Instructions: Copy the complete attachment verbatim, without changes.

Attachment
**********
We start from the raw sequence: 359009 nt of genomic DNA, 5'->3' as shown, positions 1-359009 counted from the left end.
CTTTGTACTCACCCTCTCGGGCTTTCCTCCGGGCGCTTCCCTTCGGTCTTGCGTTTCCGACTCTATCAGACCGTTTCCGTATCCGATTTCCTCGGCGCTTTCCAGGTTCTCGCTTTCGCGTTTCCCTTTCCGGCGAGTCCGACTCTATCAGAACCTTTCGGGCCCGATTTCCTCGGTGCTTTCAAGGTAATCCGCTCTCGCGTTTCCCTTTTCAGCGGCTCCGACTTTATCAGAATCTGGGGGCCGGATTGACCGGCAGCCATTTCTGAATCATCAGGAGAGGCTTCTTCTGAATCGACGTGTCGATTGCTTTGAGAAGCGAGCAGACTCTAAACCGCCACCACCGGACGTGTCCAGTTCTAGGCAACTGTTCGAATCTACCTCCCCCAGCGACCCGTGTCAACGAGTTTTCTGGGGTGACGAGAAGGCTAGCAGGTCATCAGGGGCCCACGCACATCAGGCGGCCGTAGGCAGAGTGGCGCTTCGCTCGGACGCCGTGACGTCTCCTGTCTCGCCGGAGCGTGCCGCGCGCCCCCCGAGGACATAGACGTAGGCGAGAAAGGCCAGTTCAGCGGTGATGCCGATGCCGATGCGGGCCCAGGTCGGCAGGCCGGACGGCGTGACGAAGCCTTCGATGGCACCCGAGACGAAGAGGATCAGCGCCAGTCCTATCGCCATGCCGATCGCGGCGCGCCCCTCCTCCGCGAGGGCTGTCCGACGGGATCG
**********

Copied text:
We start from the raw sequence: 359009 nt of genomic DNA, 5'->3' as shown, positions 1-359009 counted from the left end.
CTTTGTACTCACCCTCTCGGGCTTTCCTCCGGGCGCTTCCCTTCGGTCTTGCGTTTCCGACTCTATCAGACCGTTTCCGTATCCGATTTCCTCGGCGCTTTCCAGGTTCTCGCTTTCGCGTTTCCCTTTCCGGCGAGTCCGACTCTATCAGAACCTTTCGGGCCCGATTTCCTCGGTGCTTTCAAGGTAATCCGCTCTCGCGTTTCCCTTTTCAGCGGCTCCGACTTTATCAGAATCTGGGGGCCGGATTGACCGGCAGCCATTTCTGAATCATCAGGAGAGGCTTCTTCTGAATCGACGTGTCGATTGCTTTGAGAAGCGAGCAGACTCTAAACCGCCACCACCGGACGTGTCCAGTTCTAGGCAACTGTTCGAATCTACCTCCCCCAGCGACCCGTGTCAACGAGTTTTCTGGGGTGACGAGAAGGCTAGCAGGTCATCAGGGGCCCACGCACATCAGGCGGCCGTAGGCAGAGTGGCGCTTCGCTCGGACGCCGTGACGTCTCCTGTCTCGCCGGAGCGTGCCGCGCGCCCCCCGAGGACATAGACGTAGGCGAGAAAGGCCAGTTCAGCGGTGATGCCGATGCCGATGCGGGCCCAGGTCGGCAGGCCGGACGGCGTGACGAAGCCTTCGATGGCACCCGAGACGAAGAGGATCAGCGCCAGTCCTATCGCCATGCCGATCGCGGCGCGCCCCTCCTCCGCGAGGGCTGTCCGACGGGATCG